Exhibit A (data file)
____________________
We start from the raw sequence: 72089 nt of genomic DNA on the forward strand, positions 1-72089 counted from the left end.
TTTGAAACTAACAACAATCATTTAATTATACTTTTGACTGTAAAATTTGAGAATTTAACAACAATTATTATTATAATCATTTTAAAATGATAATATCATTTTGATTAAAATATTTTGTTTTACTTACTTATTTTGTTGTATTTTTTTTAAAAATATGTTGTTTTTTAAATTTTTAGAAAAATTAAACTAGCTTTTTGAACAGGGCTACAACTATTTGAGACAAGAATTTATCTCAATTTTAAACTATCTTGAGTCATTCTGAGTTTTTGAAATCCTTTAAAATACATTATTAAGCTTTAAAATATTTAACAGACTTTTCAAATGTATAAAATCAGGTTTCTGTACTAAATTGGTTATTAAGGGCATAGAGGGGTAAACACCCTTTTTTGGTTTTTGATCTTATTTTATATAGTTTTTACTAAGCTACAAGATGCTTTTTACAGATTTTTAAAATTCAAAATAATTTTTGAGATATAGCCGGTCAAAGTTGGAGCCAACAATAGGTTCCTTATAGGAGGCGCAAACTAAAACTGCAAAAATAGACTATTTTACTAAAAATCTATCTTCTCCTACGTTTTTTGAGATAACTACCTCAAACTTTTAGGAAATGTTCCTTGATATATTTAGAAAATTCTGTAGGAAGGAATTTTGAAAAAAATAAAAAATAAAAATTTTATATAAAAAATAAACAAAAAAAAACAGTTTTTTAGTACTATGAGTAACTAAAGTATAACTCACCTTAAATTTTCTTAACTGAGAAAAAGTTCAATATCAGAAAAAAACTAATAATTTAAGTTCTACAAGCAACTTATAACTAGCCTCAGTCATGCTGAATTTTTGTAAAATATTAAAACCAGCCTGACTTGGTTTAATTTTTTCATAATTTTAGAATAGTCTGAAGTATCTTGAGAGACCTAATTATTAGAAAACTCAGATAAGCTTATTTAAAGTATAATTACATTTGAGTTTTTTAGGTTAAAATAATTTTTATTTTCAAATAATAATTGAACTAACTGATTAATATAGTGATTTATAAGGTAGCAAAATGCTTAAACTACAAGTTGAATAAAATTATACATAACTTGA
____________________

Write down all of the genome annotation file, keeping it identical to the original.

We start from the raw sequence: 72089 nt of genomic DNA on the forward strand, positions 1-72089 counted from the left end.
TTTGAAACTAACAACAATCATTTAATTATACTTTTGACTGTAAAATTTGAGAATTTAACAACAATTATTATTATAATCATTTTAAAATGATAATATCATTTTGATTAAAATATTTTGTTTTACTTACTTATTTTGTTGTATTTTTTTTAAAAATATGTTGTTTTTTAAATTTTTAGAAAAATTAAACTAGCTTTTTGAACAGGGCTACAACTATTTGAGACAAGAATTTATCTCAATTTTAAACTATCTTGAGTCATTCTGAGTTTTTGAAATCCTTTAAAATACATTATTAAGCTTTAAAATATTTAACAGACTTTTCAAATGTATAAAATCAGGTTTCTGTACTAAATTGGTTATTAAGGGCATAGAGGGGTAAACACCCTTTTTTGGTTTTTGATCTTATTTTATATAGTTTTTACTAAGCTACAAGATGCTTTTTACAGATTTTTAAAATTCAAAATAATTTTTGAGATATAGCCGGTCAAAGTTGGAGCCAACAATAGGTTCCTTATAGGAGGCGCAAACTAAAACTGCAAAAATAGACTATTTTACTAAAAATCTATCTTCTCCTACGTTTTTTGAGATAACTACCTCAAACTTTTAGGAAATGTTCCTTGATATATTTAGAAAATTCTGTAGGAAGGAATTTTGAAAAAAATAAAAAATAAAAATTTTATATAAAAAATAAACAAAAAAAAACAGTTTTTTAGTACTATGAGTAACTAAAGTATAACTCACCTTAAATTTTCTTAACTGAGAAAAAGTTCAATATCAGAAAAAAACTAATAATTTAAGTTCTACAAGCAACTTATAACTAGCCTCAGTCATGCTGAATTTTTGTAAAATATTAAAACCAGCCTGACTTGGTTTAATTTTTTCATAATTTTAGAATAGTCTGAAGTATCTTGAGAGACCTAATTATTAGAAAACTCAGATAAGCTTATTTAAAGTATAATTACATTTGAGTTTTTTAGGTTAAAATAATTTTTATTTTCAAATAATAATTGAACTAACTGATTAATATAGTGATTTATAAGGTAGCAAAATGCTTAAACTACAAGTTGAATAAAATTATACATAACTTGA